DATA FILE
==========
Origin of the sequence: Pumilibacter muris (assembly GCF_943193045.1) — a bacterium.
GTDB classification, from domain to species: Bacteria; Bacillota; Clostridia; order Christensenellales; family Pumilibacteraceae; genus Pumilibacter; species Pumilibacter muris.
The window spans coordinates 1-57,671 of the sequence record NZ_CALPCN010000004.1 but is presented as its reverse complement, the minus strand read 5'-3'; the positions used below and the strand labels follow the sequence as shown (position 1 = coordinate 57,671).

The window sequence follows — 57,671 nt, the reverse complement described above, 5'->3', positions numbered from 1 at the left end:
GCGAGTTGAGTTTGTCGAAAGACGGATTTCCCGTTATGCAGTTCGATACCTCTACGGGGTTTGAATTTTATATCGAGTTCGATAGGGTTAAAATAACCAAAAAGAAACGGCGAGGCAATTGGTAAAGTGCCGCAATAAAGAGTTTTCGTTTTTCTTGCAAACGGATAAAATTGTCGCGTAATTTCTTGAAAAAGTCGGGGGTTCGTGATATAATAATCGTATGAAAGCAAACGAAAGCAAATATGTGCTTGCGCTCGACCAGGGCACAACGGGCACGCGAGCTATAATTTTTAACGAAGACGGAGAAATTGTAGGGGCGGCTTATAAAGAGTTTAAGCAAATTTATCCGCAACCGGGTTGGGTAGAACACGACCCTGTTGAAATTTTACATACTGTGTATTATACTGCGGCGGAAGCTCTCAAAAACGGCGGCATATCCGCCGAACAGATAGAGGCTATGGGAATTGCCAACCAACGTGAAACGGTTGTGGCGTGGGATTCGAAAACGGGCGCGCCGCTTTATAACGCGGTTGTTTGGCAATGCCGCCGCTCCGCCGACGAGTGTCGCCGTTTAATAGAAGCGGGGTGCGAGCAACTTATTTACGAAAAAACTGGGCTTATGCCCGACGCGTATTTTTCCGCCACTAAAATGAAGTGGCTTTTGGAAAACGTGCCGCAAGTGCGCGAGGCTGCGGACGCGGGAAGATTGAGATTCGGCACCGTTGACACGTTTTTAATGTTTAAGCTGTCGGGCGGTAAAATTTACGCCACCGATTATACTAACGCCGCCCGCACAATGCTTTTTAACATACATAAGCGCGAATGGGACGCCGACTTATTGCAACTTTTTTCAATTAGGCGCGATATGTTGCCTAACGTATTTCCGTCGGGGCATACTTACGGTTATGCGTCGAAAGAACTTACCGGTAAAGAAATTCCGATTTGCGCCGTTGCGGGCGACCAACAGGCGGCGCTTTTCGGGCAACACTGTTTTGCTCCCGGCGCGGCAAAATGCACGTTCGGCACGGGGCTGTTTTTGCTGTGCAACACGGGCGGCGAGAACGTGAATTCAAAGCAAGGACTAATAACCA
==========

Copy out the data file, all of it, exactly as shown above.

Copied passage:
Origin of the sequence: Pumilibacter muris (assembly GCF_943193045.1) — a bacterium.
GTDB classification, from domain to species: Bacteria; Bacillota; Clostridia; order Christensenellales; family Pumilibacteraceae; genus Pumilibacter; species Pumilibacter muris.
The window spans coordinates 1-57,671 of the sequence record NZ_CALPCN010000004.1 but is presented as its reverse complement, the minus strand read 5'-3'; the positions used below and the strand labels follow the sequence as shown (position 1 = coordinate 57,671).

The window sequence follows — 57,671 nt, the reverse complement described above, 5'->3', positions numbered from 1 at the left end:
GCGAGTTGAGTTTGTCGAAAGACGGATTTCCCGTTATGCAGTTCGATACCTCTACGGGGTTTGAATTTTATATCGAGTTCGATAGGGTTAAAATAACCAAAAAGAAACGGCGAGGCAATTGGTAAAGTGCCGCAATAAAGAGTTTTCGTTTTTCTTGCAAACGGATAAAATTGTCGCGTAATTTCTTGAAAAAGTCGGGGGTTCGTGATATAATAATCGTATGAAAGCAAACGAAAGCAAATATGTGCTTGCGCTCGACCAGGGCACAACGGGCACGCGAGCTATAATTTTTAACGAAGACGGAGAAATTGTAGGGGCGGCTTATAAAGAGTTTAAGCAAATTTATCCGCAACCGGGTTGGGTAGAACACGACCCTGTTGAAATTTTACATACTGTGTATTATACTGCGGCGGAAGCTCTCAAAAACGGCGGCATATCCGCCGAACAGATAGAGGCTATGGGAATTGCCAACCAACGTGAAACGGTTGTGGCGTGGGATTCGAAAACGGGCGCGCCGCTTTATAACGCGGTTGTTTGGCAATGCCGCCGCTCCGCCGACGAGTGTCGCCGTTTAATAGAAGCGGGGTGCGAGCAACTTATTTACGAAAAAACTGGGCTTATGCCCGACGCGTATTTTTCCGCCACTAAAATGAAGTGGCTTTTGGAAAACGTGCCGCAAGTGCGCGAGGCTGCGGACGCGGGAAGATTGAGATTCGGCACCGTTGACACGTTTTTAATGTTTAAGCTGTCGGGCGGTAAAATTTACGCCACCGATTATACTAACGCCGCCCGCACAATGCTTTTTAACATACATAAGCGCGAATGGGACGCCGACTTATTGCAACTTTTTTCAATTAGGCGCGATATGTTGCCTAACGTATTTCCGTCGGGGCATACTTACGGTTATGCGTCGAAAGAACTTACCGGTAAAGAAATTCCGATTTGCGCCGTTGCGGGCGACCAACAGGCGGCGCTTTTCGGGCAACACTGTTTTGCTCCCGGCGCGGCAAAATGCACGTTCGGCACGGGGCTGTTTTTGCTGTGCAACACGGGCGGCGAGAACGTGAATTCAAAGCAAGGACTAATAACCA